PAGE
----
Today’s new cars are more advanced than ever. But which technologies are most likely to break down and cost a lot of money to fix?
There was a time when high-tech, power-assisted features graced top-of-the-line luxury automobiles almost exclusively. Heated leather, power windows and multi-speaker entertainment systems were limited to models intended for the moneyed set. The rest of us made do with cold vinyl benches, roll-your-own windows and AM radios (okay, this is going back a ways). With few frills, however, base models were less prone to inoperative accessories that necessitated visits to a service bay.
These days even the most basic economy cars come packed with features that were once the purview of the luxury segment. Add to that the new technologies on offer today: complex drivetrains, complicated electronics and exotic materials that are supposed to make our vehicles better. But what happens when they break? Do they reduce our ownership experience to one of avowed poverty to keep up with the repair costs post-warranty? Let’s take a look at some of the roadgoing technology that owners tell us are proving to be troublesome.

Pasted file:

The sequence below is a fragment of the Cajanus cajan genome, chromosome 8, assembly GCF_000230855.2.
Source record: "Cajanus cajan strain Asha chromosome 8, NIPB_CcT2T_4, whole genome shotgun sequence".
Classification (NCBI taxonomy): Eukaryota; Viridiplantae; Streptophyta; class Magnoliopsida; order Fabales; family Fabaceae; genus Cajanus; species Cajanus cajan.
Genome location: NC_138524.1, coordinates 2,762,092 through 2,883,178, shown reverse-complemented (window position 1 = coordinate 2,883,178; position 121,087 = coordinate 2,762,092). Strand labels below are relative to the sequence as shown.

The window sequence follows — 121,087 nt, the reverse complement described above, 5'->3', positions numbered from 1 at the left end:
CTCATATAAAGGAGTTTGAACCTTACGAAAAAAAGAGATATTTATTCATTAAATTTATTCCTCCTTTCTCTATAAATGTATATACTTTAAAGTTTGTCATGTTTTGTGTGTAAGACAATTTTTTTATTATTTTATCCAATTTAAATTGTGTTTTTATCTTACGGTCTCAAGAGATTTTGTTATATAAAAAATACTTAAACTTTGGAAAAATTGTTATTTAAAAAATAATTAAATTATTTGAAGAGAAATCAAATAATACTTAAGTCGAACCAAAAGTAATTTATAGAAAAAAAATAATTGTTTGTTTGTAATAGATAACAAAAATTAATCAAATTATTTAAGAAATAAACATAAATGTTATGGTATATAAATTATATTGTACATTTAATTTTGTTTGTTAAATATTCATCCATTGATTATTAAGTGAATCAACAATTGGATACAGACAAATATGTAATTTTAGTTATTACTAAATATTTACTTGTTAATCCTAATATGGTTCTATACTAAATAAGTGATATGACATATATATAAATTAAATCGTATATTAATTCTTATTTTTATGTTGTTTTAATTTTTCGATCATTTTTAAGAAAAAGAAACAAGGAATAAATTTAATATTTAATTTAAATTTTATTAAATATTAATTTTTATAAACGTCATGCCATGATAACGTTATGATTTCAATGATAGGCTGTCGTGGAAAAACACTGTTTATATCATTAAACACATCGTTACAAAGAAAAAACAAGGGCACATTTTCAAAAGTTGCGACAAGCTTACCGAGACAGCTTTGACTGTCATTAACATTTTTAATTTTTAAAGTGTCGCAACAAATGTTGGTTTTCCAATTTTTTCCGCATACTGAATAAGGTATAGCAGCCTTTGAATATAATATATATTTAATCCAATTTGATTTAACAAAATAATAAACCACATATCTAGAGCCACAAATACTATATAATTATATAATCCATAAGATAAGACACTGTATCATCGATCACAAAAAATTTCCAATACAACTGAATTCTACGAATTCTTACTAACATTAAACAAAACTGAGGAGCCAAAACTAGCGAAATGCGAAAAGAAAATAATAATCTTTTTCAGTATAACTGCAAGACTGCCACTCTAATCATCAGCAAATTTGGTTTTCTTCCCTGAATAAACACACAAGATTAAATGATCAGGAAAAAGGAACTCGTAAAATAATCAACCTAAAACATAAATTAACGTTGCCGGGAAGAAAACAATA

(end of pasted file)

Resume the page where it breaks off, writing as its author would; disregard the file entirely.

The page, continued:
Check out the Audi S8 V10 in action as the driver shows off the sedan's acceleration and shows off the vehicle's onboard exhaust and kick down sounds.
Date 5 hrs ago, Duration 3:19, Views 1826